Incremental change algorithms for sequencing permutations are tricky, but they are concise enough that they can be expressed in a dozen lines of code. See the implementation section for pointers to code.    Because the incremental change is a single swap, these algorithms can be extremely fast - on average, constant time - which is independent of the size of the permutation! The secret is to represent the permutation using an n-element array to facilitate the swap. In certain applications, only the change between permutations is important. For example, in a brute-force program to search for the optimal tour, the cost of the tour associated with the new permutation will be that of the previous permutation, with the addition and deletion of four edges.

Throughout this discussion, we have assumed that the items we are permuting are all distinguishable.     However, if there are duplicates (meaning our set is a multiset), you can save considerable time and effort by avoiding identical permutations. For example, there are only ten permutations of , instead of 120.   To avoid duplicates use backtracking and generate the permutations in lexicographic order.

Generating random permutations is an important little problem that people stumble across often, and often botch up. The right way is the following two-line, linear-time algorithm. We assume that Random[i,n] generates a random integer between i and n, inclusive.

```

for i=1 to n do a[i] = i;

for i=1 to n-1 do swap[ a[i], a[ Random[i,n] ];

```

That this algorithm generates all permutations uniformly at random is not obvious.   If you think so, explain convincingly why the following algorithm does not generate permutations uniformly:

```

for i=1 to n do a[i] = i;

for i=1 to n-1 do swap[ a[i], a[ Random[1,n] ];

```

Such subtleties demonstrate why you must be very careful with random generation algorithms. Indeed, we recommend that you try some reasonably extensive experiments with any random generator before really believing it. For example, generate 10,000 random permutations of length 4 and see whether all 24 of them occur approximately the same number of times.   If you understand how to measure statistical significance, you are in even better shape.

Implementations: The best source on generating combinatorial objects is Nijenhuis and Wilf [NW78], who provide efficient Fortran implementations of algorithms to construct random permutations    and to sequence permutations in minimum-change order.   Also included are routines to extract the cycle structure of a permutation. See Section for details.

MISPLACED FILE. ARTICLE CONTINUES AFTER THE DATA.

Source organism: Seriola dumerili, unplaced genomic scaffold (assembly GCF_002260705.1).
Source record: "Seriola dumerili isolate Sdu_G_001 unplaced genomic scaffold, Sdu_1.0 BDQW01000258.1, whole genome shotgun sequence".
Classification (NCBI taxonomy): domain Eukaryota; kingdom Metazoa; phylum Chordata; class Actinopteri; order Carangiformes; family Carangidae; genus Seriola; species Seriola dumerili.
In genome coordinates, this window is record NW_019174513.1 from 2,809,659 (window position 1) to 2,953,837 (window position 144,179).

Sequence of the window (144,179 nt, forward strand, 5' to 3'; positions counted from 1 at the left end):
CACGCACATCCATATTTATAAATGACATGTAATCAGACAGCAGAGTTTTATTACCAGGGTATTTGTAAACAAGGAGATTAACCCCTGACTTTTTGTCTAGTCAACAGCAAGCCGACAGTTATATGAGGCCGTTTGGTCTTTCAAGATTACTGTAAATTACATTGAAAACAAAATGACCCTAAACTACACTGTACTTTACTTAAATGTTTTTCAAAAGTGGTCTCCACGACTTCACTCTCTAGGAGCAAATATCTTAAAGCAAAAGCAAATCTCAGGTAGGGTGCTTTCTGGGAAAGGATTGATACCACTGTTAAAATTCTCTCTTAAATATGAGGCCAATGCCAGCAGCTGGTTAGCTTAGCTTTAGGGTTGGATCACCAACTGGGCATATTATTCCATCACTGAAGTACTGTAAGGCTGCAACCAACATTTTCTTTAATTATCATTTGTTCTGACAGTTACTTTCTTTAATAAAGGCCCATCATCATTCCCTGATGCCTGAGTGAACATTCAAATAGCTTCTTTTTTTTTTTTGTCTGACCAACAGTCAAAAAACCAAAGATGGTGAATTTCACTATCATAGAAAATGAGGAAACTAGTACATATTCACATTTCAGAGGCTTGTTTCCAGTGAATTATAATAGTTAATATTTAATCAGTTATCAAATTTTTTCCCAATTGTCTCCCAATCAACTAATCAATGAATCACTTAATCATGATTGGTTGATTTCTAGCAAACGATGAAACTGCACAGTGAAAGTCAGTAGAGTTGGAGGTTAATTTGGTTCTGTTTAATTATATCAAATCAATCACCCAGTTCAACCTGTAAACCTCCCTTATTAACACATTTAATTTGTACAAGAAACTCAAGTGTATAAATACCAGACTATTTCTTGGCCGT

An exciting WWW site developed by Frank Ruskey of the University of Victoria contains a wealth of material on generating combinatorial objects of different types, including permutations, subsets, partitions, and certain graphs. Specifically, there is an interactive interface that lets you specify which type of objects you would like to construct and quickly returns the objects to you. It is well worth checking this out at http://sue.csc.uvic.ca/ cos/.

Combinatorica [Ski90] provides Mathematica implementations of algorithms that construct random permutations and sequence permutations in minimum change and lexicographic orders.     It also provides a backracking routine to construct all distinct permutations of a multiset, and it supports various permutation group operations. See Section .

The Stanford GraphBase (see Section ) contains routines to generate all permutations of a multiset.

Notes: The primary reference on permutation generation is the survey paper by Sedgewick [Sed77]. Good expositions include [NW78, RND77, Rus97].

The fast permutation generation methods make only a single swap between successive permutations. The Johnson-Trotter algorithm [Joh63, Tro62] satisfies an even stronger condition, namely that the two   elements being swapped are always adjacent.

In the days before ready access to computers, books with tables of random permutations [MO63] were used instead of algorithms.   The swap-based random permutation algorithm presented above was first described in [MO63].

Related Problems: Random number generation (see page ), generating subsets (see page ), generating partitions (see page ).        Next: Generating Subsets Up: Combinatorial Problems Previous: Median and Selection

Algorithms
Mon Jun 2 23:33:50 EDT 1997